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Sunday Slugfest - Pulse #10

Posted: Sunday, July 31, 2005
By: Keith Dallas

Writer: Brian Michael Bendis
Artists: Michael Lark (Breakdowns), Stefano Guadiano (Finishes), Pete Pantazis (colors)

Publisher: Marvel Comics





Average Rating:

Michael Deeley:
Shawn Hill:
Dave Wallace:






Michael Deeley

Daily Bugle reporter Kat Farrell is sick of letting the mutant-controlled government censor the press. She’s also frustrated with living as a second-class citizen in a mutant-ruled society. One night, she’s visited by Clint “Hawkeye” Barton, a member of the human resistance. He’s just found out this world is a lie and he should be dead. He tries to convince Kat of the truth, but the illusion created by the Scarlet Witch is too strong. Clint wonders if the Witch brought him to life to kill Magneto.

I didn’t buy this when I first saw it on the shelf because I’ve been avoiding the entire House of M crossover. I got burned on “Avengers Disassembled,” and I still can’t accept the Scarlet Witch going crazy in direct contradiction to established continuity. Ray Tate has Barbara Gordon in a wheelchair; I got Wanda Maximoff gone crazy from lies. In fact, I wouldn’t have bought this issue if I wasn’t already reading The Pulse. And the reason I buy The Pulse is because of Jessica Jones. I buy Pulse because I liked Alias.

Jones isn’t in this. If I knew that, I wouldn’t have bought it. It does have Ben Urich, a regular cast member of Pulse. And Kat Farrell is an occasional character. But the reason I buy the series isn’t here. This is not an issue of The Pulse. This is Avengers Spotlight featuring Hawkeye.

So, as a story about Hawkeye dealing with his possible non-existence and a human reporter’s frustration with her oppressive society, it’s not bad. When Hawkeye says his life feels “paper thin,” it feels poignant. He’s a comic book character; ALL their lives are paper thin! Bendis writes Clint as an angry average Joe. That’s pretty much how Hawkeye’s always been. Kat asks all the right questions to all the wrong people. She’s the kind of inquisitive, self-confident, smart reporter than modern newspapers hate. Michael Lark & Stefano Guidano remind me of Brent Anderson on Astro City. Their NYC is dark and imposing, even in daylight. Their Hawkeye displays his unique feelings of pain and bitter humor. Good work.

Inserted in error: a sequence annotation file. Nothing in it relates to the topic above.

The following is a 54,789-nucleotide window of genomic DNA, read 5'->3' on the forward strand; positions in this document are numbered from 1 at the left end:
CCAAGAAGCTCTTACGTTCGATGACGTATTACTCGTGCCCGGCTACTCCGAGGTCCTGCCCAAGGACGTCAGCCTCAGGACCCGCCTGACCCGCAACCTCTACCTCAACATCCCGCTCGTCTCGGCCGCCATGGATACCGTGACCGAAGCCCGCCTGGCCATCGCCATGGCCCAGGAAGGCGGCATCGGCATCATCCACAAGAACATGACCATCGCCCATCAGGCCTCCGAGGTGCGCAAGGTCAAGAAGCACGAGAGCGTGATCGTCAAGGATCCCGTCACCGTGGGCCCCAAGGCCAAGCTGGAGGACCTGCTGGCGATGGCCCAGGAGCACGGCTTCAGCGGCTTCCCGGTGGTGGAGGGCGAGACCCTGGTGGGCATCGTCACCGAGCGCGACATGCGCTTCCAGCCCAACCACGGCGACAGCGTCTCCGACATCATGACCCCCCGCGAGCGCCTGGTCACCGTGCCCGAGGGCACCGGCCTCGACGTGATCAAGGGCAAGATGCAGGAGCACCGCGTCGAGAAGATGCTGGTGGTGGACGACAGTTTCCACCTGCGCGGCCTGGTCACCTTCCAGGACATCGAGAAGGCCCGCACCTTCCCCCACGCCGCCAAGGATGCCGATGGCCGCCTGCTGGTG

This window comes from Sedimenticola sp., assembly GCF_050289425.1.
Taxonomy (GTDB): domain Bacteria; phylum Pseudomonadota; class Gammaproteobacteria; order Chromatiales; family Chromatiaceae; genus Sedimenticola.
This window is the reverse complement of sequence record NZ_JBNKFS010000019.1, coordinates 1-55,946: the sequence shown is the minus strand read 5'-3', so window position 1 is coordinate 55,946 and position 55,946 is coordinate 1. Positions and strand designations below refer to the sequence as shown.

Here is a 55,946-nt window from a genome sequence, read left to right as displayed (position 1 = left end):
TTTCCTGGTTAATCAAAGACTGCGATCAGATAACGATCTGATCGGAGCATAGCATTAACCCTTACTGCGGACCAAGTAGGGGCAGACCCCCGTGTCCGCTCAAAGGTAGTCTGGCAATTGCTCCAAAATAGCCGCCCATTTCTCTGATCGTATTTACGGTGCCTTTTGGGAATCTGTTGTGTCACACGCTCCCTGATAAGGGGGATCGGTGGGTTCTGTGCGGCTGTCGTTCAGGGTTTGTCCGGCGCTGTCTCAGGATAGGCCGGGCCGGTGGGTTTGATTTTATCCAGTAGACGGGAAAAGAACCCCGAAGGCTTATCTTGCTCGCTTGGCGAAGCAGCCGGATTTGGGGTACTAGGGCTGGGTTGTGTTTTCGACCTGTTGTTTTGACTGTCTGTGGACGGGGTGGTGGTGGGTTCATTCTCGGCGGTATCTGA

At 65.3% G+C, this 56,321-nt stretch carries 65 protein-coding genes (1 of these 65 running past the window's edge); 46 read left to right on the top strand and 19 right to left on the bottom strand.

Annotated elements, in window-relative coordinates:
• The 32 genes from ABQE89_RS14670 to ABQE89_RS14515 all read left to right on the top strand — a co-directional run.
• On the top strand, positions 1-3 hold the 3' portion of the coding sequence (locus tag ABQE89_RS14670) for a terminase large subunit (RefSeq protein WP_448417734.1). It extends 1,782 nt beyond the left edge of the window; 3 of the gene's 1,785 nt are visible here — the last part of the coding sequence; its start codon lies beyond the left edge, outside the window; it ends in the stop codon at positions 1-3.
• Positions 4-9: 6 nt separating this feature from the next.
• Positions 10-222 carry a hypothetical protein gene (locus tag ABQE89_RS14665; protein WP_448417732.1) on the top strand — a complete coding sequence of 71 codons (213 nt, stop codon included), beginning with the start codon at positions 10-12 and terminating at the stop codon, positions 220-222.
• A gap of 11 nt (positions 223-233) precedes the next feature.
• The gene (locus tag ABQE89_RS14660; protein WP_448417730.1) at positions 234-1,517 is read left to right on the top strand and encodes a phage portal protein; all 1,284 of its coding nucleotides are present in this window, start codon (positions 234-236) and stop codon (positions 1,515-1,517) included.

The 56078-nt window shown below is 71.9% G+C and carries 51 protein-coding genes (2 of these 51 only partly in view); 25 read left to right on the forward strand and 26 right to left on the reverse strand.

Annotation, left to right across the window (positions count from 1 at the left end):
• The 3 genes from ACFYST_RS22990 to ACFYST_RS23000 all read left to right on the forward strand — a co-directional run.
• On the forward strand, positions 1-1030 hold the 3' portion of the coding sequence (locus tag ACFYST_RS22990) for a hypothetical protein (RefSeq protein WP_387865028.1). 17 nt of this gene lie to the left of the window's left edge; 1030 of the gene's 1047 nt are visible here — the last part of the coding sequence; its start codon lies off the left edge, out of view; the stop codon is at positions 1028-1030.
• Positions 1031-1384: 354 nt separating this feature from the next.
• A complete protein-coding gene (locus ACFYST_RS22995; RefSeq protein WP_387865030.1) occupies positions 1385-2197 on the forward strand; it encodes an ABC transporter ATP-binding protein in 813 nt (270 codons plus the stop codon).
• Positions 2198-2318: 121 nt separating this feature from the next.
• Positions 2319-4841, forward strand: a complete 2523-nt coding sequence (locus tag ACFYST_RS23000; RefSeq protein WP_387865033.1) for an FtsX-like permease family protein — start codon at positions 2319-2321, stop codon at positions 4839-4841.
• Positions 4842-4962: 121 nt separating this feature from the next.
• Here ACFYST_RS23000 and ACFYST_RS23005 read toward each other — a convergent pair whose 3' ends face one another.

If this was any other comic, I’d give it . I don’t think Kat Farrell’s frustrations are resolved or addressed. They seem to be pushed to the side when Clint shows up. But since this issue is such a deviation from the regular series, and because I oppose the idea of House of M, I’m giving it only .

I do recommend picking up The Pulse: House of M special. It’s supposed to be a newspaper from the “House of M”-iverse. It summarizes the stories in the tie-in issues and mini-series, gives one an idea of the history and society of this new world, and provides a handy checklist. It allows you to understand what the crossovers are about without actually reading it. It’s a piece of marketing that should be free, but is still worth the 50-cent price tag.




Shawn Hill

Plot: At the site of a violent break-in at Stark Tower, intrepid Bugle reporter Kat Farrell senses a story, but can’t quite get a handle on it. At least not until a haunted figure shows up to put a point on her musings.

Comments: Let’s see, the first arc was a Spider-Man story. Followed by a Secret War thread. Now we’re onto House of M. I think this book’s role as a supporting text to Bendis’s more major projects is clear. Secret War was hampered by the bi-monthly schedule and the delays of the parent book. This issue
is at least timely.

And it’s not half-bad, though it’s not so much Kat’s story as it is the place to reflect on Hawkeye’s post-death status. Wolverine’s sensitivity has clued him in to his nebulous existence between two worlds (and apparently, Wanda’s illusion is more flimsy than we at first presumed; there’s a telling sequence where an old clipping in the morgue flickers from one reality to the next, depending on who’s watching it). Clint is understandably rather gloomy about all this, and Bendis tries to pass off his ignominious finish in “Chaos” as lame BECAUSE it was just a fantasy of Wanda’s. Meta-commentary critiquing itself – what’s the word for that? Self-deprecating? Or perverse self-aggrandizement? Perhaps self-conscious will suffice.

This is the book where Bendis can afford to be talky and ruminative, without having to worry about the genre-required action scenes. This title is about words and thoughts, and, as such, it’s generally well-suited to character pieces. Lark’s art is a perfect match. This character piece enhances and develops an important role in House of M, and targets yet more ire at Magneto (rather than just at Wanda). In fact, Clint’s thoughts on Wanda’s possible uses for him are actually quite intriguing, and more nuanced than anything that appeared in “Chaos” itself.




Dave Wallace

This issue of The Pulse is the fifth in a row to concentrate not on the development of the core characters or the introduction of a new story direction, but on a crossover with another Bendis-penned minseries. Ultimately, this issue is only really going to be enjoyable for those who are following the core House of M title, and want to know more about Hawkeye’s return. As reporter Kat Farrel stays behind after work to research old photos for a bland puff-piece she’s being forced to write on the House of Magnus, Clint Barton appears out of nowhere in the Daily Bugle archive, looking for evidence of his lost and forgotten life as an Avenger in the pre-“House of M” Marvel Universe.